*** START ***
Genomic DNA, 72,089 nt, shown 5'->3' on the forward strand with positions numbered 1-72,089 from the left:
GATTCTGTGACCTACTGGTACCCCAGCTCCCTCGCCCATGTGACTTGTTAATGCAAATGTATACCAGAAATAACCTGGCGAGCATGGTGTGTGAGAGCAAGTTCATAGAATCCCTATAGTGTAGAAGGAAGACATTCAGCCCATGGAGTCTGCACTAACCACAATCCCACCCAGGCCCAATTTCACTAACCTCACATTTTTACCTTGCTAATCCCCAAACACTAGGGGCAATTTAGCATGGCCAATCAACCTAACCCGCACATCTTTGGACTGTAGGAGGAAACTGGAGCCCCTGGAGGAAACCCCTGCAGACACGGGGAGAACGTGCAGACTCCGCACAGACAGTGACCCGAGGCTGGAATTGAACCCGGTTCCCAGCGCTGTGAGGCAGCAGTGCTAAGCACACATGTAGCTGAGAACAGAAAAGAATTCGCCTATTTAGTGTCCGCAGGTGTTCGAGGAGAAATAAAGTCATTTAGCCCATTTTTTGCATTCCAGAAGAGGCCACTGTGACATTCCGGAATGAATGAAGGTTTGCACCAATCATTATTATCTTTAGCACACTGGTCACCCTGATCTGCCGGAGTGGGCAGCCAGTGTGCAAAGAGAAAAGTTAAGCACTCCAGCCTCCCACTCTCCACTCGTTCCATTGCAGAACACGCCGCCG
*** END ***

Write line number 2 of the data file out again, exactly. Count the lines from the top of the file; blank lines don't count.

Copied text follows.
GATTCTGTGACCTACTGGTACCCCAGCTCCCTCGCCCATGTGACTTGTTAATGCAAATGTATACCAGAAATAACCTGGCGAGCATGGTGTGTGAGAGCAAGTTCATAGAATCCCTATAGTGTAGAAGGAAGACATTCAGCCCATGGAGTCTGCACTAACCACAATCCCACCCAGGCCCAATTTCACTAACCTCACATTTTTACCTTGCTAATCCCCAAACACTAGGGGCAATTTAGCATGGCCAATCAACCTAACCCGCACATCTTTGGACTGTAGGAGGAAACTGGAGCCCCTGGAGGAAACCCCTGCAGACACGGGGAGAACGTGCAGACTCCGCACAGACAGTGACCCGAGGCTGGAATTGAACCCGGTTCCCAGCGCTGTGAGGCAGCAGTGCTAAGCACACATGTAGCTGAGAACAGAAAAGAATTCGCCTATTTAGTGTCCGCAGGTGTTCGAGGAGAAATAAAGTCATTTAGCCCATTTTTTGCATTCCAGAAGAGGCCACTGTGACATTCCGGAATGAATGAAGGTTTGCACCAATCATTATTATCTTTAGCACACTGGTCACCCTGATCTGCCGGAGTGGGCAGCCAGTGTGCAAAGAGAAAAGTTAAGCACTCCAGCCTCCCACTCTCCACTCGTTCCATTGCAGAACACGCCGCCG